Avoid over packing and bring only what you need. Porters are limited to carrying 15 kilograms of your personal belongings. If your duffel is overweight, you will need to hire and pay for an additional porter. If you forget anything, most gear and equipment may be rented, although the quality may be less than what you might expect.

All extra luggage items you will not use on your climb, such as clothing, gear and equipment for safari or Zanzibar can be safely stored at the hotel.

It is not uncommon for checked luggage on international airlines to be lost or delayed and accordingly, we recommend that you wear or carrying on items which are absolutely essential to your Kilimanjaro climb, including one complete hiking outfit including your hiking boots. In your carry on baggage, make sure you should bring your toiletries, medications, camera and all important documents.

What do I need to carry in my day pack?

You only require items that you may need during the day until you reach your next camp and the items may vary from day to day depending on trail conditions, weather and your mountain guide’s recommendations. Typically such items may include rain gear at the lower altitude, warm clothing & gloves at higher altitude, snacks, hat, sunglasses, sunscreen, lip balm, camera gear, drinking water, lunch and all important documents including your passport and cash.

All other unnecessary items should be packed and locked into your duffel bag and be ready for the porters before setting off for the day. The porters will carry the duffel bag from campsite to campsite.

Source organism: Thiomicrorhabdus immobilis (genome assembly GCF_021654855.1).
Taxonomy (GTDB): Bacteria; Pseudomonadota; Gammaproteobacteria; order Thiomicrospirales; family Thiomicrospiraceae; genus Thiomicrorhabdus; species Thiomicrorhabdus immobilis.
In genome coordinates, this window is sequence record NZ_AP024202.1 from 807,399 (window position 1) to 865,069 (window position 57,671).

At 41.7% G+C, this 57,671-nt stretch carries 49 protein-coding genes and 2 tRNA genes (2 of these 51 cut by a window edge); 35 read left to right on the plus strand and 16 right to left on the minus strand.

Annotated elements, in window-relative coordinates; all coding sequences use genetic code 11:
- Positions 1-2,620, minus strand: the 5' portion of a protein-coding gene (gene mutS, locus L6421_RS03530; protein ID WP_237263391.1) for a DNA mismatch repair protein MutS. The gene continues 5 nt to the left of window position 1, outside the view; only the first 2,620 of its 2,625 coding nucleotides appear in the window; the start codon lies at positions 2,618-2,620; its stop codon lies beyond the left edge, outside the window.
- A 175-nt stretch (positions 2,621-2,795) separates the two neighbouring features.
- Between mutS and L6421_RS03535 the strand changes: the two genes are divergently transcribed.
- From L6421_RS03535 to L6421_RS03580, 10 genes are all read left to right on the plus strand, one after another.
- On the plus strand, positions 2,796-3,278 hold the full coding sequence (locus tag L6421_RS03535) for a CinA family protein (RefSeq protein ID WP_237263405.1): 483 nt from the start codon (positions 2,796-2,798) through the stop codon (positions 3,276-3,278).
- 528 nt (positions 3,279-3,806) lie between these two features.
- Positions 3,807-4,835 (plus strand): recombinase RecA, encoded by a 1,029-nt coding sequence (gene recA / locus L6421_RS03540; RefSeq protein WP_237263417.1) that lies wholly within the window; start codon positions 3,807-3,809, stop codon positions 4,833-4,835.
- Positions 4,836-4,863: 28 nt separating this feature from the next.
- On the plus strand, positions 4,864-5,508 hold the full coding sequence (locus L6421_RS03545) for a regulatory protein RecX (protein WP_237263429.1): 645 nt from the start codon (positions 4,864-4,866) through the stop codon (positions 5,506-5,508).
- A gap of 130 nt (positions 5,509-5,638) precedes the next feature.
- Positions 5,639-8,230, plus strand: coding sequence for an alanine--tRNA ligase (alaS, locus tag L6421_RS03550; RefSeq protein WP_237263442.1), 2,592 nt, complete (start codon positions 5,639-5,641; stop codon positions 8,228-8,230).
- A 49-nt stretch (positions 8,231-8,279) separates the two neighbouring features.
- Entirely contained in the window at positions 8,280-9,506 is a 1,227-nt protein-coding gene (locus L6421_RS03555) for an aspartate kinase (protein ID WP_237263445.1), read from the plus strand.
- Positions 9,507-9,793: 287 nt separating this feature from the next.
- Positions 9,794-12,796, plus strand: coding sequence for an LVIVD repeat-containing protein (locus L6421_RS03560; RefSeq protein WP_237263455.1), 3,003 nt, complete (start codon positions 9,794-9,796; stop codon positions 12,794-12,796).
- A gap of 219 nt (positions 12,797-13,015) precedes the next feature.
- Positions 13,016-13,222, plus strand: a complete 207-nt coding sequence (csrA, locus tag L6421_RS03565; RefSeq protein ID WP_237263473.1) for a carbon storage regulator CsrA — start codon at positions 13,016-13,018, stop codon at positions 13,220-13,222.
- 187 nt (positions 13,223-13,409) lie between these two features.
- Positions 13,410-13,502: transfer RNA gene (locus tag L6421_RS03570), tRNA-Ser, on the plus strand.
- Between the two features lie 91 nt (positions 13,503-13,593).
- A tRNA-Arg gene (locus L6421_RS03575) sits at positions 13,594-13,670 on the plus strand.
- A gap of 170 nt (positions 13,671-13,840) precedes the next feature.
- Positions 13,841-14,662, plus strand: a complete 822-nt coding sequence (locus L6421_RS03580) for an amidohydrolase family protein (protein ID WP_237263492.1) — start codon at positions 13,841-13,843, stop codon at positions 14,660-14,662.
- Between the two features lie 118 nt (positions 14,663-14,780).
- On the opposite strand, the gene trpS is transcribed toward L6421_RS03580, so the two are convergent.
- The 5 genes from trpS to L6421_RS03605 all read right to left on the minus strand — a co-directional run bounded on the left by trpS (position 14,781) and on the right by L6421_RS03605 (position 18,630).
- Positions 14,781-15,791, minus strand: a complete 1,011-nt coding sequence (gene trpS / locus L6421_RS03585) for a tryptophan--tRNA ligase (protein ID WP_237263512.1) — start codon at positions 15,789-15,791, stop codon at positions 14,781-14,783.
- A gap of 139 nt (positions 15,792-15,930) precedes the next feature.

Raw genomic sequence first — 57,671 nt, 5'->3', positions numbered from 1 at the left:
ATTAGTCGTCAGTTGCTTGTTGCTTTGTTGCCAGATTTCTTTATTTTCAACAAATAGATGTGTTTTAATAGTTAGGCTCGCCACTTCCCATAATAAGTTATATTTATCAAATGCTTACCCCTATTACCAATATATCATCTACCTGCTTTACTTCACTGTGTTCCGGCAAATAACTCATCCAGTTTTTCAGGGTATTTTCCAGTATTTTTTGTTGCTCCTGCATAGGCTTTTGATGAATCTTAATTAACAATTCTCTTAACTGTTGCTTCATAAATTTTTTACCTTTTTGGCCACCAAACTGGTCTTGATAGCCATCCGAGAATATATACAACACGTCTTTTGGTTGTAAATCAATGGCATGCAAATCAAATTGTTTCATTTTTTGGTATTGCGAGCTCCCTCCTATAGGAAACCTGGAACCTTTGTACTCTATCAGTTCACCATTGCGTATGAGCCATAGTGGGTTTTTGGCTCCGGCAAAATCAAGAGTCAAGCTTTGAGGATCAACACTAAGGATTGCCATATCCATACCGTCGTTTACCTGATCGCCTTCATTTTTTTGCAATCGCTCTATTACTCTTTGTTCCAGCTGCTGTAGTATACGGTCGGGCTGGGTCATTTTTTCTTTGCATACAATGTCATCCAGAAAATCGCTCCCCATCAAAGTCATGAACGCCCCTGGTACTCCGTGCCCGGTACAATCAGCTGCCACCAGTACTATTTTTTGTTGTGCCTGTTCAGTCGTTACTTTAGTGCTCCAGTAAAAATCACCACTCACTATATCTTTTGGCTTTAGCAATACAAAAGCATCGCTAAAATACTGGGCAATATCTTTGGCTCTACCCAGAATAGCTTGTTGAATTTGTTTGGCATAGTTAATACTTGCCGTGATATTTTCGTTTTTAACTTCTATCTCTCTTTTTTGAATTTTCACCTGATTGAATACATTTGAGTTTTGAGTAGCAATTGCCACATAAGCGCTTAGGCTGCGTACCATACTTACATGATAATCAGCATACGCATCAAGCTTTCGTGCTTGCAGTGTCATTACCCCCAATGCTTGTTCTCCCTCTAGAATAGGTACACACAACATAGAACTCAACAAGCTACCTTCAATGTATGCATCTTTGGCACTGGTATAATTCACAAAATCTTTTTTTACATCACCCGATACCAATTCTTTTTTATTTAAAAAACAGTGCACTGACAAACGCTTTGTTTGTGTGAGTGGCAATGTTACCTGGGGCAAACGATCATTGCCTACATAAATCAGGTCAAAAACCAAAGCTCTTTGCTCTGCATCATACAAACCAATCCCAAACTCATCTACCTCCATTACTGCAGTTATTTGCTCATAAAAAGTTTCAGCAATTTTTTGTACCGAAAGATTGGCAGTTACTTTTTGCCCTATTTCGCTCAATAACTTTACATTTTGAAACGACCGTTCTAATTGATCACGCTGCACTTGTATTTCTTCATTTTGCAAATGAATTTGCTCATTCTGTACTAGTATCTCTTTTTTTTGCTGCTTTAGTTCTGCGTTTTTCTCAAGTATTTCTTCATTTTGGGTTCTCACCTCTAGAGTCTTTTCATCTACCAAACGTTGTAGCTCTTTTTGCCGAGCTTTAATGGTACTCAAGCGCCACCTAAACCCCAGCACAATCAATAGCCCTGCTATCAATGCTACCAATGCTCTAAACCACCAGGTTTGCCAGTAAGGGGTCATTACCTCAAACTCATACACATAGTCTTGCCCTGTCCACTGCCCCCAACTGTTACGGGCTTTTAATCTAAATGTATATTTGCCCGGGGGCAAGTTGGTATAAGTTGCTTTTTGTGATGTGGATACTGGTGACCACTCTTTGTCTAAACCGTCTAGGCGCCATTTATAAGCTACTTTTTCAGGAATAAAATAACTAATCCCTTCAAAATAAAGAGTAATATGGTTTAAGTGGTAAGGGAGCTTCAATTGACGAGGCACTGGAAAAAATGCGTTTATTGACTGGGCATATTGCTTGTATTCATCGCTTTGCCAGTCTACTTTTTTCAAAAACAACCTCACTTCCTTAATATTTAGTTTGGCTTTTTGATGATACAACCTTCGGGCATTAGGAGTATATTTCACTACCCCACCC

What kind of food can I expect on the mountain and what about drinking water?

All meals (breakfast, lunch and dinner) and drinks will be provided while on the mountain. An example of what you can expect on the mountain:

Breakfast Lunch Snack Dinner
Tea, coffee, hot chocolate
Porridge
Toast or crepe with margarine, peanut butter, jam, honey
Eggs and sausage
Beans
Fruit
Water or juice
Sandwich
Boiled Egg
Roasted chicken
Cheese
Candy bar
Snack
Fruit
Tea, coffee, hot chocolate
Roasted peanuts
Popcorn
Tea, coffee, hot chocolate
Soup
Salad
Stewed vegetables with Beef, Chicken or Fish
Rice Pilaf
Potatoes
Fruit Salad


Plenty of drinking water will be boiled and cooled each day and provided to you before setting off on your day’s hike to keep you well hydrated. When you reach your next camp in the afternoon further drinking water will be available to you. There is no need to chemically treat the water but you may wish to do so.

You may wish to bring your own favourite snacks, Gatorade powder, candy bars, etc. with you.

If you have any special dietary requirements or restrictions, please let us know at the time of booking.

What is altitude sickness and will it affect me?

Kilimanjaro is a serious mountain and the dangers associated with climbing Kilimanjaro should not be taken lightly. Although not widely discussed, it is estimated that every year nearly 1,000 climbers are evacuated from the mountain and approximately 10 deaths are reported and in the vast majority of the cases, it is due to altitude sickness.

For anyone climbing Kilimanjaro, it is essential for you to know the symptoms of altitude sickness or Acute Mountain Sickness (AMS) to avoid an emergency or life threatening situation.

Acute Mountain Sickness is caused by the failure of the body to adapt quickly enough to the reduced oxygen as the climber reaches higher altitudes. Although the percentage of oxygen (about 21%) remains the same from sea level to the top of Uhuru Peak, the barometric pressure decreases with altitude and accordingly, the amount of oxygen taken in by your lungs and absorbed by your body with every breath also decreases.